An excessive length of optical fiber is often required to connect two or more optical components. Once these optical components are connected, an excess fiber slack is created between them, especially if the optical components are intended to be proximal to each other. This fiber slack must be taken up by winding or coiling it. This process can be time-consuming and, if poorly done, can result in tangling or damaging the fiber.

U.S. Pat. No. 6,073,877 to Wislinski discloses a fiber winding and storage assembly in which a loose optical fiber with both ends free is manually wrapped around a fiber storage device. There is a need for an apparatus that winds a fiber with fixed ends. There is also a need for an apparatus that winds a fiber automatically, more systematically, or more quickly than in the prior art. The present invention aims to solve these problems. Other advantages of the present invention will be obvious to one skilled in the art.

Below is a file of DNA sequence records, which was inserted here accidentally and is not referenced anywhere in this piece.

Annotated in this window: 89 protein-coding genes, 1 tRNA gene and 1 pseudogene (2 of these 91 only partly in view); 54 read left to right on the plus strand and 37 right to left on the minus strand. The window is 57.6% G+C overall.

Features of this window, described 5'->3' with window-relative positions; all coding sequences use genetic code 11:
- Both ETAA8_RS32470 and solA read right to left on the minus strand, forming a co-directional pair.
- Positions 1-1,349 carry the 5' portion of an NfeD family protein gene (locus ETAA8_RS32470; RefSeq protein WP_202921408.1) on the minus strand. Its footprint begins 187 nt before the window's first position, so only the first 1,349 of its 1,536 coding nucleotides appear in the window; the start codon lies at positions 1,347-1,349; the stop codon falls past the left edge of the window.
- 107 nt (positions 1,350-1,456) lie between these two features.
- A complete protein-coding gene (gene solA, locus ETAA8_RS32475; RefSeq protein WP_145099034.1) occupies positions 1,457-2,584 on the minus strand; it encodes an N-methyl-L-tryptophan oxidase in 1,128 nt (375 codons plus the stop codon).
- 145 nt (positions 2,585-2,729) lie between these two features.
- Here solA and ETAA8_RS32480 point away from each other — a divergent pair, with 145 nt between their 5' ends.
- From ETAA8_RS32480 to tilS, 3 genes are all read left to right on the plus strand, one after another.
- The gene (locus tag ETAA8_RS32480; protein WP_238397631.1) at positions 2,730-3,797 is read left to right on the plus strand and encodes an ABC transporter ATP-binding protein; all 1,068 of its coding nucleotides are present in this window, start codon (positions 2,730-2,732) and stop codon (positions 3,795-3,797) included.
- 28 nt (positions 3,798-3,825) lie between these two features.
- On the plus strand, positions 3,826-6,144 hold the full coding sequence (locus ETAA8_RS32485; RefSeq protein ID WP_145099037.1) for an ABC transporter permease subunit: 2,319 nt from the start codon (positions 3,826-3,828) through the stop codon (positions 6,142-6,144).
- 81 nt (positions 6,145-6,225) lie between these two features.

SUMMARY OF THE INVENTION

In one aspect of the present invention, an optical fiber winding apparatus comprises a base, a plurality of fiber containment devices connected to the base, and a fiber guider connected to and movable in a repeatable path with respect to the base, wherein the guider winds the fiber around the fiber containment devices. In another aspect, the apparatus is hand-held and the path of the guider overlaps itself in a single cycle of the path, such as a figure-eight.

In another aspect of the present invention, a method of winding optical fiber comprises threading the fiber into a fiber guider that is movably connected to a base, and moving the guider in a repeatable path about a plurality of fiber containment devices that are connected to the base to wind the fiber around the fiber containment devices. In yet another aspect, the apparatus is hand-held and the path of the guider overlaps itself in a single cycle of the path, such as a figure-eight.

In a further aspect of the present invention, a method of winding slack optical fiber between optical components provides a plurality of optical components, connects the components with optical fiber, threads the fiber into an optical fiber winding apparatus, and operates the apparatus. In another aspect, the method further comprises winding the fiber in a figure-eight configuration and unthreading the fiber from the apparatus.

BRIEF DESCRIPTION OF THE DRAWINGS

FIG. 1 is a side view of a preferred embodiment of the present invention.

FIG. 2 is a side view of another preferred embodiment of the present invention.

FIG. 3 is a top view of the base 4 of the embodiment shown in FIG. 2.